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Create cool UI animations with CSS

In this final tutorial we'll look at how we can combine all of the elements we've covered in the article into one single animation. 

We'll be creating a record player animation where the arm of the record player moves into position over the record, as well as rotating the record itself at two different speeds. We'll create the animation using SVG transitions and keyframes, and we'll be using custom properties in order to make our animation configurable.

01. Create and export our SVG

The first step is to create and export our SVG code. You can do this using many different graphics editors (the example is Sketch for Mac). The shapes being used are simple – mostly straight and poly lines combined with circles. We want to create the SVG in the initial state of our animation.

02. Optimise our SVG

When we have the exported code from our editor we need to optimise that code to make it easier for us when creating our animation. Firstly we'll run it through SVGOMG making sure to only optimise the parts we need. Once we've done this, we'll paste our code into CodePen and create some basic page styles. We'll be using Sass to take advantage of the nesting capability.

03. Edit by hand

Next we will need to edit our SVG by hand. We are going to need to remove any inline transforms on elements that we are going  to animate into our CSS. Doing this will make it easier to animate, because we'll be able to see all of our transform properties in one place.

#arm-top {
  transform: translate(9.5px, 3px)
rotate(-90deg);
  transform-origin: -1px 11px;
}
#record-container {
  transform: translate(7px, 0)
rotate(0deg);
  transform-origin: 24px 24px;
}
#record {
  transform: rotate(0deg);
  transform-origin: 24px 24px;
}

04. Animate the arm

We can achieve most of what we are trying to do using transitions. We will start with the record arm and animating the arm into position over the record. To do this we will need to rotate the arm of the record from -90deg to 0deg. In order to transition rotation we need to use the transform property. This means we also need to keep any other transform properties the same when changing the rotation.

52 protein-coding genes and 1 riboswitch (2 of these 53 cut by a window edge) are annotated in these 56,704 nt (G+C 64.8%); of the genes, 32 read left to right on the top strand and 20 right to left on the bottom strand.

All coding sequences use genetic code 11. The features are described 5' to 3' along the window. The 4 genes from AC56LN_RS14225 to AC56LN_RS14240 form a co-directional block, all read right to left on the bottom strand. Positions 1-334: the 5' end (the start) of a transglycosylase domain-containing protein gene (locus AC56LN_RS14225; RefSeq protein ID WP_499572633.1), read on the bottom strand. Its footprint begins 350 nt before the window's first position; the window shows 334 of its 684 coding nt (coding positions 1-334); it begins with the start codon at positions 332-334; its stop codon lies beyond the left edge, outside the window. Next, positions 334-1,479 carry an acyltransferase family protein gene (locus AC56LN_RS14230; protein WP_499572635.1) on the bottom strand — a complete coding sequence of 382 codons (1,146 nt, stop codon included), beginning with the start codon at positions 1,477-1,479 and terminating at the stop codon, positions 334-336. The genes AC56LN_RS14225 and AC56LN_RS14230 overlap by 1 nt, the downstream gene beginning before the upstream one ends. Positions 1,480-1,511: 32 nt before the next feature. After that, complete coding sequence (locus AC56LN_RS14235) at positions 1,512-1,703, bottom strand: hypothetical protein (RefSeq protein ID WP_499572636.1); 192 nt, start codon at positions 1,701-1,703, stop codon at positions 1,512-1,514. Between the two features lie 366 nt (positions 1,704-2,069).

#record-svg:hover, #record-svg:active,
  #record-svg:focus {
    #arm-top {
      transform: translate(9.5px,3px) rotate(0deg); 
      transition: transform 1s;
    }
}

05. Slowly rotate the record

Next we can use another transition to complete the first, slower rotation of our record. To do this we will need to target the container and apply our transition code, much like we did in the previous step, except this time we will be adding a delay of a quarter of the time it takes for the arm to move into position.

#record-svg:hover, #record-svg:active,
  #record-svg:focus {
    #record-container {
      transform: translate(7px, 0)
rotate(360deg);
      transition: transform
1s 500ms linear;
    }
}

06. Speed up the rotation

In order to speed up the rotation, and for it to repeat infinitely, we'll need to use a keyframe animation. The animation we need to create is simple, we just need to rotate the record 360 degrees.

@keyframes rotate-record {
to 
{
transform: rotate(360deg);
    }
}

Then when we're applying our animation, we need to make sure to set the delay correctly so our animation starts at the end of the container stopping.

#record-svg:hover, #record-svg:active,
  #record-svg:focus 
{
#record {
    animation: 400ms linear
  1250ms infinite rotate-record;
    }
}

07. Reverse the movement

Everything is working now and our animation is complete – until the interaction stops. At that point, both the arm and record stop animating and jump back to their original positions. This is where the setup of our SVG is important. The record element itself sits inside of a container. By animating the container using a transition we can also perform another transition in reverse with just a couple of lines of code.

#arm-top {
    ...
    transition: transform 500ms;
}
#record-container {
    ...
    transition: transform 500ms linear;
}

08. Introduce custom properties

Now we've got our complete animation, we'll make it configurable with custom properties. We can do this by setting our custom properties on the root element in our CSS.

:root {
    --background-color: #2A2A2A;
    --record-colour: white;
    --record-size: 12rem;
}

We can then apply them to the property values where needed, making sure to provide a fallback for each one.

.container {
    max-width: var(--record-size, 15rem);
    max-height: calc(var(--record-size,
15rem) * 1.166);
    ...
}

We can also use custom properties as part of calc() functions, which is particularly useful for sizing and for creating durations and delays.

09. Make the duration configurable

We can utilise the calc() function in order to make the animation duration configurable. Firstly we need to set a new custom property for our duration with a value, in seconds. We can then use this value in order to set all of the other animation time values.

transition: transform 500ms;

Given the custom property --animation-duration being two seconds becomes:

transition: transform calc(var(--animation-
duration, 2s) / 4);

By doing this for every time value in our animation, we can control the speed of the entire animation by simply changing the custom property at the top of our CSS.

10. Optimise the animation

Now we can add our accessibility options for prefers-reduced-motion and add the will-change property to all of the elements.

This article was originally published in creative web design magazine Web Designer. Buy issue 282 or subscribe.

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